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To Elders and Young Men June 29, 2014

Posted by flashbuzzer in Books, Christianity.
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Here are my thoughts on 1 Peter 5:1-11.

Summary: Peter begins by exhorting pastors to feed Christ’s followers; he is qualified to make this exhortation, as he:

  • is also a minister of the Gospel message
  • was an eyewitness of Christ’s sufferings
  • will receive a rich inheritance at Christ’s Second Coming.

They should not:

  • be reluctant to feed Christ’s followers
  • exercise their authority in a tyrannical fashion.

Instead, they should:

  • choose to obey their calling
  • take delight in feeding Christ’s followers
  • be a pattern with which Christ’s followers will stamp their spirits.

In this way, they will be kings at Christ’s Second Coming.

Peter then exhorts younger believers to respect and obey their pastors; he also exhorts all believers to work hard to be the lowest. To support the latter point, he quotes from Proverbs 3:34, where it is stated that while God singles out those who flatter themselves as His enemies, He shows His divine favor to those who abase themselves. Thus, they should abase themselves before God – who is all-powerful – and He will refresh them in His wisely appointed time. Moreover, they should lay their desires and cares before God, since He orders everything for their benefit.

Now Peter exhorts his readers to be sober-minded and watchful, since Satan – who is strong, diligent and cruel – wants to destroy their souls. They must not allow Satan to destroy their souls; they must take hold of God’s promises. Moreover, they should be encouraged by the fact that Satan wants to destroy the souls of all believers; thus, they are not being singled out for temptation.

Peter then prays that God, who:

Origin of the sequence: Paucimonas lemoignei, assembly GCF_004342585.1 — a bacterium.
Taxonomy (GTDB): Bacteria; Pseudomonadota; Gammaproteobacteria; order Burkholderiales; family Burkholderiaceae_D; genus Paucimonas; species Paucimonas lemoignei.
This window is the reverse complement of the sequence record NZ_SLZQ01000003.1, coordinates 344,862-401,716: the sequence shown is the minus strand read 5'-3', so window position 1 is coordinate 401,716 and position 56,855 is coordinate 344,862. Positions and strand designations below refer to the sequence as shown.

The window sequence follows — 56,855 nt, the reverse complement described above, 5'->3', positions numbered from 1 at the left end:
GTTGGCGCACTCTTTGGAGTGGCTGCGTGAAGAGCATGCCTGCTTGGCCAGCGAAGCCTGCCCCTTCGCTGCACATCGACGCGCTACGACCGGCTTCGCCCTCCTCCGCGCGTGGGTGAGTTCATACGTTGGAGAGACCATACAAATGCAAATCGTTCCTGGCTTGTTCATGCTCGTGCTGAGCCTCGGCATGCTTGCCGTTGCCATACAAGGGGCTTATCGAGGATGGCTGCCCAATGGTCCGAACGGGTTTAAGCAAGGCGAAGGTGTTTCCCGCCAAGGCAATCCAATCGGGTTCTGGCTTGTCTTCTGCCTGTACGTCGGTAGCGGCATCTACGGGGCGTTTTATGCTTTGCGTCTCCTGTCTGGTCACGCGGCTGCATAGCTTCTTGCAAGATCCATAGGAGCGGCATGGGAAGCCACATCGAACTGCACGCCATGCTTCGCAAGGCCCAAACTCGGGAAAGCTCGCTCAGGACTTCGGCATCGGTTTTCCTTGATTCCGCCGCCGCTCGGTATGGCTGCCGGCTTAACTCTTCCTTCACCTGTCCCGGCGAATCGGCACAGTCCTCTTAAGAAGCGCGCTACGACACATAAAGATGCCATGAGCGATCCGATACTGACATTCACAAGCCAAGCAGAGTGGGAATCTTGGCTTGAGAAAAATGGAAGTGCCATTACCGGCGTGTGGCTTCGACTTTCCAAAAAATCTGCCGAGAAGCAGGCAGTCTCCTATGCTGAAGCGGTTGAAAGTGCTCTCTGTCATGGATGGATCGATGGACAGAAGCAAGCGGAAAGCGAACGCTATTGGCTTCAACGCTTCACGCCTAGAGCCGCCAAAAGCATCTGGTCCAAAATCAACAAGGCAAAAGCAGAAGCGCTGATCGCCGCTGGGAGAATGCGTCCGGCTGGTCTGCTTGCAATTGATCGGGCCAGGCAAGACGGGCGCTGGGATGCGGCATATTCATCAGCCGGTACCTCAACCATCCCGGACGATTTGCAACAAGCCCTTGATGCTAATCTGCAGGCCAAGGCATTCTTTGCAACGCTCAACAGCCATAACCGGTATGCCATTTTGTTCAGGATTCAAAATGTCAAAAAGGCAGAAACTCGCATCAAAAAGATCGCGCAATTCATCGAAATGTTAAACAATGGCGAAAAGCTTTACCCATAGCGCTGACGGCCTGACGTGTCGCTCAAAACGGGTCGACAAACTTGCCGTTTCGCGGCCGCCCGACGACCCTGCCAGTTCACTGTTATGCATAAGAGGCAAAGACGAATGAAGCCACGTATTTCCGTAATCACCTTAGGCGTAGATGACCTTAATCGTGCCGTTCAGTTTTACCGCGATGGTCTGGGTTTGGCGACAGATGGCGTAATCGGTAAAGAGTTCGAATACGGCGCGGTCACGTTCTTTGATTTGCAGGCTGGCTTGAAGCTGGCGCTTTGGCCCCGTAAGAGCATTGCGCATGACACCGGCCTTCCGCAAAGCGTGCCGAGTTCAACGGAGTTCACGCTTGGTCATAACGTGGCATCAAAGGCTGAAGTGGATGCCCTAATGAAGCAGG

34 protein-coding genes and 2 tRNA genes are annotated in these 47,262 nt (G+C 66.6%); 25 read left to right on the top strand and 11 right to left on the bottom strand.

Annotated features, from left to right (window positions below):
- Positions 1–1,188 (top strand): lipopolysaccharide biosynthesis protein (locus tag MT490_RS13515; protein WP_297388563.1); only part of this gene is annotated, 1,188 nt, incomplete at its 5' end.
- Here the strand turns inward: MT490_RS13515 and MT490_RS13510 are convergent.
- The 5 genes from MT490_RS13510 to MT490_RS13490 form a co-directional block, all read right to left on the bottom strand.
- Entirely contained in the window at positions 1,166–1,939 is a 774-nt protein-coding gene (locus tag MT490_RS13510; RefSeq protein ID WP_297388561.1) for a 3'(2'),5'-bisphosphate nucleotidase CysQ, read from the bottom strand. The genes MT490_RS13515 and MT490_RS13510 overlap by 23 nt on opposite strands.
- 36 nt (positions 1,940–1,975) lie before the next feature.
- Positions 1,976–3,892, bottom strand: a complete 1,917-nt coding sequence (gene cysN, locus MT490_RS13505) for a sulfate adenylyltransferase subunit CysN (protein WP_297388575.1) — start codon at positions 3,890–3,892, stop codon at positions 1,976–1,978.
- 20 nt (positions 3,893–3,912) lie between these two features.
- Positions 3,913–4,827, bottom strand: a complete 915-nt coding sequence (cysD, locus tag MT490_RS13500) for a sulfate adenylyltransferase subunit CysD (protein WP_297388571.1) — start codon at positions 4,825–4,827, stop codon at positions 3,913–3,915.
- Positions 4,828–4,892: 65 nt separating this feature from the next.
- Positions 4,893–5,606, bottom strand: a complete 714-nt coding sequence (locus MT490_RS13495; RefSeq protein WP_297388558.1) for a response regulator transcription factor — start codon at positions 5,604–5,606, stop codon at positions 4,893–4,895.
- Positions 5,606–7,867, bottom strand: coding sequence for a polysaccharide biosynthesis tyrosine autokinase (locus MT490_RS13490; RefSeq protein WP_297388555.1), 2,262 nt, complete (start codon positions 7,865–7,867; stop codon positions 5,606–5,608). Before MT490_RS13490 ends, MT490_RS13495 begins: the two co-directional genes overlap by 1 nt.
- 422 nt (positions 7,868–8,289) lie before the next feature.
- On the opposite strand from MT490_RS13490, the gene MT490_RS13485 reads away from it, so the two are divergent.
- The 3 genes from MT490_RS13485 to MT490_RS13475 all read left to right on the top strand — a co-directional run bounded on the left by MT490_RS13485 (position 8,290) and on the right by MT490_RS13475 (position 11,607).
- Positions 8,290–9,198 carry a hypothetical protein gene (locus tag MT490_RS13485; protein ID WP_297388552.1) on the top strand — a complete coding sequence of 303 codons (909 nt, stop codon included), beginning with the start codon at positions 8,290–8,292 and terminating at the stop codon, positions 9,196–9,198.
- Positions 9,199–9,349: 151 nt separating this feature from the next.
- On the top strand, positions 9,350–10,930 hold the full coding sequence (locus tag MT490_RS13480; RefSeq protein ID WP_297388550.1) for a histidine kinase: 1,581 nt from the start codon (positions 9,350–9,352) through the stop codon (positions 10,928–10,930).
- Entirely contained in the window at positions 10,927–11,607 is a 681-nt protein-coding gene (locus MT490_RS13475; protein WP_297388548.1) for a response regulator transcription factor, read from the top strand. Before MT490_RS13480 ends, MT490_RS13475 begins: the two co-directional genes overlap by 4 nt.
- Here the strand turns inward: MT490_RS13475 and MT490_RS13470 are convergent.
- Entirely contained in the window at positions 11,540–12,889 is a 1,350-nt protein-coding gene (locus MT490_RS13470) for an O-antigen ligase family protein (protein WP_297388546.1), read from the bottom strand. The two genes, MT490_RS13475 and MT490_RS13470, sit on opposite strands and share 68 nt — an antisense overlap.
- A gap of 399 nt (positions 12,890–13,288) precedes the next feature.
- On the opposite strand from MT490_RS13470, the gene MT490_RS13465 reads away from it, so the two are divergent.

• is the spring of divine favor
  • has united them to Christ
  • allowed them to behold and enjoy Him forever

would:

  • enable them to progress toward perfection
  • allow them to grow in their graces
  • support them against Satan’s attacks
  • help them to fix on the sure foundation of Christ.

Peter concludes by praising God, stating that He has everlasting authority and royal sovereignty.

Thoughts: In verse 8, Peter states that Satan wants to destroy the souls of believers. Leighton offers some warnings on this point:

He usually hides himself and lies hidden until he attacks us when we are least expecting it…He studies our nature and attacks with suitable temptations. He knows our bias toward lust and worldly ways and pride…He waits for his opportunity and then pounces with a fierce assault…He goes around and spots their weak points and then attacks them where they are least able to resist.

I have found that Satan often attacks me after I experience a “spiritual high,” e.g. after I have strengthened and encouraged a new believer. Before each of those attacks, I was confident that I was making progress in my spiritual walk; some of those attacks caused me to stumble, though. Thus, this passage is a helpful reminder of the importance of being sober-minded. Also, I should stress that I need the help of the Holy Spirit when repelling the assaults of Satan, as Satan preys on my inherent sloth and complacency. Lastly, I should stress that I have achieved some victories over Satan in these battles, which is a great encouragement in this lifelong struggle.

In verse 10, Peter reminds his readers that God has called them to share in an awesome inheritance that He has prepared for them in heaven. Leighton offers some interesting thoughts on this point:

Notwithstanding all the mercies multiplied upon us, where are our praises, our songs of deliverance, our ascribing glory and power to our God who has gone before us with loving-kindness and tender mercies? He has removed the strokes of his hand and made cities and villages populated again that were left desolate of inhabitants. [This was most probably written in 1653. The years 1652 and 1653 were remarkable for fine weather and plentiful harvests; and under Cromwell the country was enjoying a security and peace it had never known before and was already beginning to recover from the desolating influences of sword, pestilence and famine. – Editor’s note.]

In light of the pestilence and other above-mentioned troubles, Leighton and his readers had many reasons to praise God. I am eager to meet Leighton’s readers in the next life and see how they responded to Leighton’s challenge. Did they offer genuine praise to God in light of His external blessings? Did they later fall into complacency after experiencing His blessings for a long stretch of time? Did they endure subsequent “sword, pestilence and famine” and praise God in the midst of those difficulties? Leighton offers many challenges in his commentary, and hopefully his readers responded positively to them. On a somewhat-related note, it would be neat to meet other believers in the next life who, while not belonging to the set of Leighton’s contemporaries, read his commentary and were strengthened by his exhortations.

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